In all seriousness, did you really expect him to get up in front of the TV cameras and say, "I didn't bribe and scam people for my personal benefit"? Healthcare reform is the platform he ran upon to become governor and is his (perhaps) only forte in his administration at this point. Why should he talk about what he's done wrong when he can bait-and-switch to talk about the positive effects he's had upon Illinois citizens? Obviously he is and has been more evil than good, but I would have thought that any informed observer of this press conference would have seen this coming.

Posted by: Rebw on January 9, 2009 at 5:27 PM | PERMALINK

"Everyone in the state knows that the Governor and Madigan have been on the outs for a long time, and that the Governor's daughter will run for Governor in the primary"

I think you mean Madigan's daughter, don't you?

"By expanding it's scope, they've allowed him to revert to campaign mode, and things like his health care policies are the populist programs and ideas that got him elected a second time to begin with."

I think the main thing that got him reelected was the woeful quality of any opposition he had in either the primary or general election; I don't know of many people who actually liked him by then. I couldn't bring myself to vote for him in the general even though I'm a yellow-dog Democrat; I voted for the Green Party candidate, even though he (I think it was a he) had zero chance of winning.

Posted by: DavidNOE on January 9, 2009 at 5:29 PM | PERMALINK

I think the main thing that got him reelected was the woeful quality of any opposition he had in either the primary or general election; I don't know of many people who actually liked him by then.

Bingo. That's why the Green, whose name I can't recall either at this moment despite having voted for him, got double digits, mostly from people who would have sucked it up and voted Blago over Topinka in a tight race, but in this unclose election wanted to register what small meaningless protest we could.

Posted by: shortstop on January 9, 2009 at 5:51 PM | PERMALINK

"Ahh, but the strawberries that's... that's where I had them. They laughed at me and made jokes but I proved beyond the shadow of a doubt and with... geometric logic... that a duplicate key to the wardroom icebox DID exist, and I'd have produced that key if they hadn't of pulled the Caine out of action. I, I, I know now they were only trying to protect some fellow officers...'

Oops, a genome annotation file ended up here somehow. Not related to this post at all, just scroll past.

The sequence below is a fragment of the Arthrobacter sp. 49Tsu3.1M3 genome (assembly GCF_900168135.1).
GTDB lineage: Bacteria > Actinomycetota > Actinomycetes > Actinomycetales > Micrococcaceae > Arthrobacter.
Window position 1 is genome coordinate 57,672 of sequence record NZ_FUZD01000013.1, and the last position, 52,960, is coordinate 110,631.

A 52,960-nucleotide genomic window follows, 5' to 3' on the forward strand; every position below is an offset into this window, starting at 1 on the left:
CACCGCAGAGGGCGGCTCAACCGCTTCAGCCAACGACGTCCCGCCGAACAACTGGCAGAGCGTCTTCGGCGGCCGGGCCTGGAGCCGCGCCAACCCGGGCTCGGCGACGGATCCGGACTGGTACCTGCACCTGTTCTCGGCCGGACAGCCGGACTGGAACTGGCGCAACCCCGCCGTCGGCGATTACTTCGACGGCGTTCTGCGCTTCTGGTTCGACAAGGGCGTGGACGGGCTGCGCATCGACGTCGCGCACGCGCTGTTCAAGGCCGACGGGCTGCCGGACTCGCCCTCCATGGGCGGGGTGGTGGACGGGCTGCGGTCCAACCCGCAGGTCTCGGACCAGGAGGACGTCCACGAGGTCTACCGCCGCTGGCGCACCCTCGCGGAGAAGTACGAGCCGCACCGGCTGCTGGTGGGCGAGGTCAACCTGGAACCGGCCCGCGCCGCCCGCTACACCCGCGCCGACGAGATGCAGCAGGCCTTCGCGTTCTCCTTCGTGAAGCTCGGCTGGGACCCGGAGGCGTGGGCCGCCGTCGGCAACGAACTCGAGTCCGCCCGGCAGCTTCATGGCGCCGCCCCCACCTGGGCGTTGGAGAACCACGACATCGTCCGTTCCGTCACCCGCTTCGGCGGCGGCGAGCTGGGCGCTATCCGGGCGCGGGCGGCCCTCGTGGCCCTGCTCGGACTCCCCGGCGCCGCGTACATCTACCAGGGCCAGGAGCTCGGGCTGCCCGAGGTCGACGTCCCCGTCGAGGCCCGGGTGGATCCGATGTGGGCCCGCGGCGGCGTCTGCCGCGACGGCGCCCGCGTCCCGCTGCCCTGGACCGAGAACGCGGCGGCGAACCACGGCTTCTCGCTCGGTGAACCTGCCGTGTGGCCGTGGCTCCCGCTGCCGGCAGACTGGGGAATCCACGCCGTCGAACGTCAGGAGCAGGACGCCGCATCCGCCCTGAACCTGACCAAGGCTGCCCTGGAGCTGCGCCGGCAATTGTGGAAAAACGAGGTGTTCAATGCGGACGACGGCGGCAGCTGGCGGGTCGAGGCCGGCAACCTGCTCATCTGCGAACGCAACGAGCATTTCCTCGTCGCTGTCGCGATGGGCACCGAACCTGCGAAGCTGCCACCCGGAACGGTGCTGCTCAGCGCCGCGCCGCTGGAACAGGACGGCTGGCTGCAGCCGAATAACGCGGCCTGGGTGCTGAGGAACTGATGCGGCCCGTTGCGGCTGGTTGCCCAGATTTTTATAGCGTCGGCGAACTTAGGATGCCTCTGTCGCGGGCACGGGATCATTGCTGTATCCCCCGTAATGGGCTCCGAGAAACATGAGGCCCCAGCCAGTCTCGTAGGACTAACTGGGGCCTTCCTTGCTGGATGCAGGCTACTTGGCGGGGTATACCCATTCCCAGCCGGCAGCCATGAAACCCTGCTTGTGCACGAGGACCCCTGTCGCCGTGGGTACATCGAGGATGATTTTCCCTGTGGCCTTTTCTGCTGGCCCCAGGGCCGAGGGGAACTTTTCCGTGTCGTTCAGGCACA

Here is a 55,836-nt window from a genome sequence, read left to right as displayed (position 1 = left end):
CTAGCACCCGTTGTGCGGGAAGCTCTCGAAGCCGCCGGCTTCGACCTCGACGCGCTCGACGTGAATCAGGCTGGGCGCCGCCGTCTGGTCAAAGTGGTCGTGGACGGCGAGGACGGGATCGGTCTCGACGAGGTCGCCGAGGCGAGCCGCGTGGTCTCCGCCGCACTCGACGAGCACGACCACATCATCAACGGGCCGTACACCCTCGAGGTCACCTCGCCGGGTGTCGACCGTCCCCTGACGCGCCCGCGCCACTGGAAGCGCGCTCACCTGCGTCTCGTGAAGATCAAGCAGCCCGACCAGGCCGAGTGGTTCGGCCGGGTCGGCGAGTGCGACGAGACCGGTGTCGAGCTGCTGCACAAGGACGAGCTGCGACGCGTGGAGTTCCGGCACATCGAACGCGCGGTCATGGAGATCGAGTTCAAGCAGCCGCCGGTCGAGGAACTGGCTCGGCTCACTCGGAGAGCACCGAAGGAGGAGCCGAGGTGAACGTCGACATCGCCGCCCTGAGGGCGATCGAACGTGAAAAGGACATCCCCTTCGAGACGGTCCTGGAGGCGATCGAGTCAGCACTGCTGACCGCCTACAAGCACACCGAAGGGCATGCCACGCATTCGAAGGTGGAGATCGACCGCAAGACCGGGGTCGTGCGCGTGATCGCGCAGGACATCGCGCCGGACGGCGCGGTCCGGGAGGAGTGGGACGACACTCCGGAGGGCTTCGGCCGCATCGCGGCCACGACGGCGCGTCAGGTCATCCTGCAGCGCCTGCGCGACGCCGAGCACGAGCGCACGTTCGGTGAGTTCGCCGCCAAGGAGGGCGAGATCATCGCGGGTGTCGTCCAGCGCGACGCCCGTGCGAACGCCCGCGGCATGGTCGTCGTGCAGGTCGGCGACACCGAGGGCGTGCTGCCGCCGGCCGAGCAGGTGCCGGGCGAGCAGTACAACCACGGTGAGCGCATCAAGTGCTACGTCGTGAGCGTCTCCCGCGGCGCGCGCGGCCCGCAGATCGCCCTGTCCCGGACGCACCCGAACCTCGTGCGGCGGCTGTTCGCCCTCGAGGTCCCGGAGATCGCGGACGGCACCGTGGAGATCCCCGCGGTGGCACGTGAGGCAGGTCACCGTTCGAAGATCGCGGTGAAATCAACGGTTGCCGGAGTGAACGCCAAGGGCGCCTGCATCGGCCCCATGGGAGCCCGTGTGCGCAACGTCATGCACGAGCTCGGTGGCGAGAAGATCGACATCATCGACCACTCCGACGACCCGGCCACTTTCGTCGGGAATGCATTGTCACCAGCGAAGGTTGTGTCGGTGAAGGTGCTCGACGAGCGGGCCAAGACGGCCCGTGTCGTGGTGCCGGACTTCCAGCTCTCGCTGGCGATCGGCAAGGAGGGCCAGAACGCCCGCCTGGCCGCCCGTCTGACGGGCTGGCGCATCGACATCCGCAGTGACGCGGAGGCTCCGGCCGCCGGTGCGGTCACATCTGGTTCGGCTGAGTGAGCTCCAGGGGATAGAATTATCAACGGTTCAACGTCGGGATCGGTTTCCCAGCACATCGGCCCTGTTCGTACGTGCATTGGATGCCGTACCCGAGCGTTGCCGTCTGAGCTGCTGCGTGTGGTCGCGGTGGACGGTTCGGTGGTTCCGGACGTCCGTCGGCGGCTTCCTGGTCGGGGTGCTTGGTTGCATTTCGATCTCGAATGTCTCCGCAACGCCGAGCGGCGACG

Posted by: mellowjohn on January 9, 2009 at 6:23 PM | PERMALINK

"I will be properly exonerated."

Is it possible to be improperly exonerated?

Posted by: Randy Paul on January 9, 2009 at 6:28 PM | PERMALINK

Chuckle: he messed the Tennyson quote up.

I'm pretty sure the quote, which comes from Ulysses, goes "we are not now that strength which in old days moved heaven and earth."

Blago said it, "we are not now that strength which in old days moved earth and heaven."

I like the way Tennyson said it better.

Posted by: JCB on January 9, 2009 at 7:07 PM | PERMALINK

Maybe Palin and Blago should hook up.

Posted by: Bob M on January 9, 2009 at 7:36 PM | PERMALINK

I suppose I'm missing something obvious, but I don't dislike the guy. He reminds me of Clinton when Clinton was lying about getting a blowjob from Monica. I mean it's one thing to behave outrageously and expect Ken Starr or Patrick Fitzgerald to think it's funny; it doesn't mean they're insane. Or guilty.

Posted by: NealB on January 9, 2009 at 8:42 PM | PERMALINK

I suppose I'm missing something obvious, but I don't dislike the guy.

You're not seeing what we in Illinois are all too familiar with -- an overwhelming sense of arrogance totally unsupported by any level of effective political competence.

Posted by: DJ on January 9, 2009 at 9:51 PM | PERMALINK

Trying to figure him out--what I recognized--then remembered. It was redolent of my childhood memories of the local mobsters talking to the media following some or another indictment.

Posted by: Hazy on January 10, 2009 at 2:44 AM | PERMALINK

Blagjewich is impeached, then why can't Bush be impeached, for war crimes committed, that have killed thousands?

Posted by: maggie on January 10, 2009 at 7:22 AM | PERMALINK